Brandon Rush, already at 31 a bit older than the Timberwolves' young core, was joking about coach Tom Thibodeau's long training camp practices Thursday. He knew what he was getting into when he signed here last summer, he said. His agent had warned him. But still….
"It's been long, but it's been good,'' he said. "Fun, competitive. I'll be OK.''
You can bet on it.
Thibodeau said after Thursday's practice that a lot of thought is put into the type of player he wants to bring in via free agency. And where that player comes from.
In Rush, a 6-6 sharpshooter who can play anything from shooting guard to power forward (in a small lineup), Thibodeau added a tough guy from a championship team; Rush spent the past two seasons with Golden State.
Rush's toughness and winning background both figure to help.
Rush is a survivor. He broke his left elbow when he was young. He has suffered — and overcome — two torn ACLs, one in each knee. While at the University of Kansas, he tore the ACL in his right knee in what turned out to be an illegal workout for the New York Knicks.
He returned to Kansas and starred for a Jayhawks team that won the NCAA title in 2008 and was a first-round pick in the NBA. After three years in Indiana he went to Golden State in 2011.
But, in 2012, in the second game of the season, he tore his other ACL.
The road back was a little more difficult this time. Traded to Utah, he played in 38 games in the 2013-14 season. Re-signed by Golden State, he played in 38 games the year the Warriors won the title in the spring of 2015.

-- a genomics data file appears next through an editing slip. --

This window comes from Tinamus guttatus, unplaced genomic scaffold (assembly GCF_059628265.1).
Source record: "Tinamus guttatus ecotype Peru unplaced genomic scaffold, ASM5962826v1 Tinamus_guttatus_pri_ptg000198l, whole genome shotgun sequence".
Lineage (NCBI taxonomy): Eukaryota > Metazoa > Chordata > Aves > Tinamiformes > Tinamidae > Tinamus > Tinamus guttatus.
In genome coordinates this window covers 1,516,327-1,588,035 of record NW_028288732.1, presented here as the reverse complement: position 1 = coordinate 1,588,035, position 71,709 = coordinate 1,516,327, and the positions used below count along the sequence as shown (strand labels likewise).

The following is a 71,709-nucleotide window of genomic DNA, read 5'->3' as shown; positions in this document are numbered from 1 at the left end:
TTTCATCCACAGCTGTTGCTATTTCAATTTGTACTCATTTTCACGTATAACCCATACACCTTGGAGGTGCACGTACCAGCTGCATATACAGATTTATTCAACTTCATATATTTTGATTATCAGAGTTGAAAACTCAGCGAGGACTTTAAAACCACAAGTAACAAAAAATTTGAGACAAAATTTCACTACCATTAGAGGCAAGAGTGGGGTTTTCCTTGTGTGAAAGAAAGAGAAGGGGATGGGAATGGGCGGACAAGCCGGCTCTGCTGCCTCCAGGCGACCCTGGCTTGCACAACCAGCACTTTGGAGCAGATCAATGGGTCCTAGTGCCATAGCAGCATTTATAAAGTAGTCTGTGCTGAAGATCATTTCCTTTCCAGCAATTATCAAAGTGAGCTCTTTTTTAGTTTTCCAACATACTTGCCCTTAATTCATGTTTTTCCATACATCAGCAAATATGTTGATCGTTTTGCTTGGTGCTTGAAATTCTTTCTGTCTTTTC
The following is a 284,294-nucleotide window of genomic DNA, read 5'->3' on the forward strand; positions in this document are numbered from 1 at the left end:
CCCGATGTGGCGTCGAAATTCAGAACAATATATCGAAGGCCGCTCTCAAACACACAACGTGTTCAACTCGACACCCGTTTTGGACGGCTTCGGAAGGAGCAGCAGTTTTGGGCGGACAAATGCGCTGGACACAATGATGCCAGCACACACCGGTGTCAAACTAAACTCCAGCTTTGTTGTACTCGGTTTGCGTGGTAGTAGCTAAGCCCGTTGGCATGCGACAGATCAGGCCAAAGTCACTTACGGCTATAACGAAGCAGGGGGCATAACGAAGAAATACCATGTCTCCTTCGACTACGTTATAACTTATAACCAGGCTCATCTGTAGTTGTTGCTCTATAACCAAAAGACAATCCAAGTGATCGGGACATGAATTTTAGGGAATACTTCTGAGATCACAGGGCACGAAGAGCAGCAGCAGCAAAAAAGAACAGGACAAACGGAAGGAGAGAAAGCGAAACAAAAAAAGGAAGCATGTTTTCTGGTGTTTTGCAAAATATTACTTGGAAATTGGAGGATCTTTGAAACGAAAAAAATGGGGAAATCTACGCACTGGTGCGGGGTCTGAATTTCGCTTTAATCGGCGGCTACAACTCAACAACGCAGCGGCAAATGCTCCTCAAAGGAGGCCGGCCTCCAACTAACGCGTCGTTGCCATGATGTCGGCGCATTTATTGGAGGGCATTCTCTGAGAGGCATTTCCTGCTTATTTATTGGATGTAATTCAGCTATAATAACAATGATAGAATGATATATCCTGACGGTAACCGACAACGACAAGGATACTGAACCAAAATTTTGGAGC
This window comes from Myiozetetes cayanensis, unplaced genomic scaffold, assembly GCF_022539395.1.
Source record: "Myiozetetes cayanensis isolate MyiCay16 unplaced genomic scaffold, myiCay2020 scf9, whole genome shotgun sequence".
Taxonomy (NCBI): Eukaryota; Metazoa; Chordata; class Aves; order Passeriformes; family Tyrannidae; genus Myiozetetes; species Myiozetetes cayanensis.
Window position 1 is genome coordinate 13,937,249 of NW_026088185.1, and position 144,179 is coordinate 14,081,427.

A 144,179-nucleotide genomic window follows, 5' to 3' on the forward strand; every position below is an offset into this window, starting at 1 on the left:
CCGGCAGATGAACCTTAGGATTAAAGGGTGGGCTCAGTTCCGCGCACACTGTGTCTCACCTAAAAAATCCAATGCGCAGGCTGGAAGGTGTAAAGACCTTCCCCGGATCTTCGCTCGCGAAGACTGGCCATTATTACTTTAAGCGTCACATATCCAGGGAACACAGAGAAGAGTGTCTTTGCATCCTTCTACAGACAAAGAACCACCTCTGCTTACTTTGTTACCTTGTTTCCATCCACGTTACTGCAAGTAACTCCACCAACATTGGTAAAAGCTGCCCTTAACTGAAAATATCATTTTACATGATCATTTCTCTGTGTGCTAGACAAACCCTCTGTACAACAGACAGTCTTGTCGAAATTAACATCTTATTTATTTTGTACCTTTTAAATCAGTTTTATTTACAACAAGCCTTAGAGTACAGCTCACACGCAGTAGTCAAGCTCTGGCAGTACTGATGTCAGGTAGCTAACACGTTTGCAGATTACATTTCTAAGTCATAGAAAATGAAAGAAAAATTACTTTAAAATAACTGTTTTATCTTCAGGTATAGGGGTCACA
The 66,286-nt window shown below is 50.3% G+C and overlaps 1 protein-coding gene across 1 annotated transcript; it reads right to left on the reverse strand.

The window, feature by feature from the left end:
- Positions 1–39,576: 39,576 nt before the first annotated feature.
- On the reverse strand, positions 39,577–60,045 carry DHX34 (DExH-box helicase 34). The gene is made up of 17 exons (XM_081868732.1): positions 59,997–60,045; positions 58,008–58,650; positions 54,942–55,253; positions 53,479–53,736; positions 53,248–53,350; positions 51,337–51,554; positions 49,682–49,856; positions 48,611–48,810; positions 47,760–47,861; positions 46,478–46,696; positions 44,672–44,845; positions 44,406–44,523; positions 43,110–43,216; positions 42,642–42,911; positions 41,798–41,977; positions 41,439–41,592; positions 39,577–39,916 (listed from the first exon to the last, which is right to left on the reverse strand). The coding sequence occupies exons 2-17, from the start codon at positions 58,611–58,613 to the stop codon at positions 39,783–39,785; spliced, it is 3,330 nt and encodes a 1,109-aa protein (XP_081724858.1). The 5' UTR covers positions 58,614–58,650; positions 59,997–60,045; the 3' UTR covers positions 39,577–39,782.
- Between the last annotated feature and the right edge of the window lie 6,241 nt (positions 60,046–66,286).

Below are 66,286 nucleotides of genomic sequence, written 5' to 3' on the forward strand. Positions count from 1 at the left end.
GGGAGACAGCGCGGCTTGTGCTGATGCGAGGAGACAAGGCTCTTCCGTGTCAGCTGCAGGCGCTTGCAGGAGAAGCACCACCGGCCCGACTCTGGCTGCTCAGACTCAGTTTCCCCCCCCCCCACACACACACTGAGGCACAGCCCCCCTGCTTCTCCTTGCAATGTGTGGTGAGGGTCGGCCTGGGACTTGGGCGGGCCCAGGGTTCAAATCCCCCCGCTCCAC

It wasn't until last season, when his playing time took a jump while Harrison Barnes was hurt, that Rush felt he was back.
"I was playing well in training camp," he said. "In practices. But I just couldn't get it to transfer over into games. But once I got an opportunity to go out and get some real minutes, things started coming back. My confidence came back. It just went from there.''
Rush played in 72 games, starting 25. And while his numbers were modest — averages of 4.2 points and 2.5 rebounds — he was effective in the time he played, averaging 10.6 points and 6.2 rebounds per 36 minutes played. He also shot 41.4 percent on three-pointers.
He said he could have returned to the Warriors but didn't think there'd be many minutes to be had with a guy named Kevin Durant there. He came to Minnesota for more opportunity and because he was intrigued with the talent.
"It took a couple days to make the decision on where to go,'' he said. "I see this team as a great opportunity.''
Thibodeau sees a guy who can stretch defenses and make threes — something the team needs more of.
"He does the right things in how he prepares, his concentration, all those things help," Thibodeau said.
It appears Thibodeau's staff will soon be complete.
Ed Pinckney has been serving as a guest coach at the Wolves' training camp this week, and is expected to become a permanent member of the staff soon.
Pinckney was an assistant with the Chicago Bulls during Thibodeau's entire run there, before serving as an assistant with the Denver Nuggets last season.
This is Pinckney's second stint in Minnesota — he was here as an assistant from 2007 until 2010 under head coaches Randy Wittman, Kevin McHale and Kurt Rambis.